I credit my curiosity to my mother. She bought my me first computer when I was 3 years old, we started putting our own computers together and doing upgrades by the time I was 8, and by age 12 I was learning programming languages. Although she knew close to nothing about computers, she would fuel my curiosity and we would learn together. I think that the most important skills that I have are my “do it yourself” style and my propensity to ask tough questions. Our economy needs people who can learn quickly, ask questions, and innovate processes. So does our democracy – there are so many issues (from health science and the economy to military science and foreign policy) that will not be worked out until we have the sustained curiosity of voters.

  2. TheGNat says:

    <.< I actually don’t necessarily agree with the “science is a perspective” statement, mostly because of discussions with my philosopher fiance, who just took a class called “Philosophy of the Human Sciences” where one of the things they were trying to do was define the difference between “natural sciences” (like biology) and “human sciences” (like anthropology), and more or less they couldn’t quite quibble it out.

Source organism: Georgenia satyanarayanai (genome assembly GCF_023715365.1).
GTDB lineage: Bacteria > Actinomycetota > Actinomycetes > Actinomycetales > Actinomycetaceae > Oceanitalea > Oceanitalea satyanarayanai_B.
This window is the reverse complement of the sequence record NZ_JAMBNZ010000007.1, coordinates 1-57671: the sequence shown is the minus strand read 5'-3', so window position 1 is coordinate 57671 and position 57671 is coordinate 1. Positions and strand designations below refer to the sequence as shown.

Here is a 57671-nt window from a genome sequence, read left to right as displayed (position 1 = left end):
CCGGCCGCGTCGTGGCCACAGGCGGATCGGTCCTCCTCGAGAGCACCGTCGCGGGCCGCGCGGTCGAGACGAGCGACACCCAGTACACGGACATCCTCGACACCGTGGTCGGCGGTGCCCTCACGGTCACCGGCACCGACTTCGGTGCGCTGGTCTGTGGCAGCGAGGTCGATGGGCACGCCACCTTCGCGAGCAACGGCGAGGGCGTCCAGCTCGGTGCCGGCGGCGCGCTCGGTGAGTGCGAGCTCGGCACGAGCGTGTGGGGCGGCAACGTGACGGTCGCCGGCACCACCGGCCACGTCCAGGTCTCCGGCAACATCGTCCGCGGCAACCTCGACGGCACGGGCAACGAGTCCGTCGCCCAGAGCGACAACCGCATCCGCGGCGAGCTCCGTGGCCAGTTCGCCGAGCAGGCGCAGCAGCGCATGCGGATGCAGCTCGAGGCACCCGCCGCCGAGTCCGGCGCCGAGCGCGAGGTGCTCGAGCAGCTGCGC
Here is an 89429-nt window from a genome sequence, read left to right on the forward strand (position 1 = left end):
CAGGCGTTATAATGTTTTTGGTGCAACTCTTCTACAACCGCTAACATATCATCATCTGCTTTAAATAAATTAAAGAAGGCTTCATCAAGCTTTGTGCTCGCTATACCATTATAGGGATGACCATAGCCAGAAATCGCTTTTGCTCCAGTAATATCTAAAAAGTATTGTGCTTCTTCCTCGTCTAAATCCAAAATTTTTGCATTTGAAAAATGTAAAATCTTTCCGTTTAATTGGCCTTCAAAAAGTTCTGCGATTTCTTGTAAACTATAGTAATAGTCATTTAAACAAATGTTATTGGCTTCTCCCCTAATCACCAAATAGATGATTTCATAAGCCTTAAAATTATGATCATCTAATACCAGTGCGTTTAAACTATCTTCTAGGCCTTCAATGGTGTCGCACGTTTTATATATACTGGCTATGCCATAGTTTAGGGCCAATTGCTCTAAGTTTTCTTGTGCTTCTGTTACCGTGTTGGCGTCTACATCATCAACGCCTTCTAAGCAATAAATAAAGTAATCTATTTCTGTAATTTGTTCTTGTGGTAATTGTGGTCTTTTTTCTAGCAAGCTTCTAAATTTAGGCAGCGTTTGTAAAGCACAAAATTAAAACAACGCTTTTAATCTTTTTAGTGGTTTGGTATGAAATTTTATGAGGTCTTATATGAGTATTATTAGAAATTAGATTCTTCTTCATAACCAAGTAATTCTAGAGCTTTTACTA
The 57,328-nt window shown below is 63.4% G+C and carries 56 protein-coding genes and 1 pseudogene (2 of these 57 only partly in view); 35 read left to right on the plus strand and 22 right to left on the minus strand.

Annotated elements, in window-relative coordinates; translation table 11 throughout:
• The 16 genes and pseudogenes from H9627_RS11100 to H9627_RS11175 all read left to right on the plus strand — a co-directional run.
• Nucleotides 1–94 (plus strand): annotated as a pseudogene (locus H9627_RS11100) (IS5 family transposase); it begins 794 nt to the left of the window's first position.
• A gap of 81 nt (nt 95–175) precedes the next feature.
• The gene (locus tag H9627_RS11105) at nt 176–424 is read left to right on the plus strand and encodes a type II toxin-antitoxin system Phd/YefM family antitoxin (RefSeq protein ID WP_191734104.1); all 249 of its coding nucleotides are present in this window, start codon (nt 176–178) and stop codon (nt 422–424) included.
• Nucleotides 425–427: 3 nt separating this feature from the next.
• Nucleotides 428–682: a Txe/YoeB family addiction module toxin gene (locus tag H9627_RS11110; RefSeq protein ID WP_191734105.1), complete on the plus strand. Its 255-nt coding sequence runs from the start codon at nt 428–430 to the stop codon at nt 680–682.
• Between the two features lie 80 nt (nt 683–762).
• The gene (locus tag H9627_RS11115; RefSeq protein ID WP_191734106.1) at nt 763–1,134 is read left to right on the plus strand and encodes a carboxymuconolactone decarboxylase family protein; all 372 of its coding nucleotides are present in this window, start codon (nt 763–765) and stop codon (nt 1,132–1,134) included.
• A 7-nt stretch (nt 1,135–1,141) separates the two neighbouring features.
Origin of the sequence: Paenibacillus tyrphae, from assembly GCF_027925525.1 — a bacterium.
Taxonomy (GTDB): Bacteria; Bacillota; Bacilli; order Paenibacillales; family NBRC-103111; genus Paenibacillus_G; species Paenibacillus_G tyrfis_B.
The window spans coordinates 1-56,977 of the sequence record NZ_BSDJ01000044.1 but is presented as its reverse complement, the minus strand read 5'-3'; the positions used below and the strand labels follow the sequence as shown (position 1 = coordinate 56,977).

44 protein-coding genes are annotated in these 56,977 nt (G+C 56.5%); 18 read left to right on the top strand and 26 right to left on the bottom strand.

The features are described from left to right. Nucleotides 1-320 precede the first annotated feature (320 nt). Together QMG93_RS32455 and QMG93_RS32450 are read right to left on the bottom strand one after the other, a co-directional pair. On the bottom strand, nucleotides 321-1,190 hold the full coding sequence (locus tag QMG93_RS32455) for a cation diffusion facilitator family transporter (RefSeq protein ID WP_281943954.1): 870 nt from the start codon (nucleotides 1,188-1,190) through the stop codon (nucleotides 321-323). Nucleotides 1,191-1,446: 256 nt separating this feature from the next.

I attribute any and all enjoyment of natural sciences that I have to Bill Nye the Science Guy and a couple similar shows when I was a kid. They made swamps seem terribly exciting, and I assure you, when you live with the humidity and the muck, it doesn’t *seem* interesting till Bill Nye goes crazy for half an hour about them.

  3. Evan Torner says: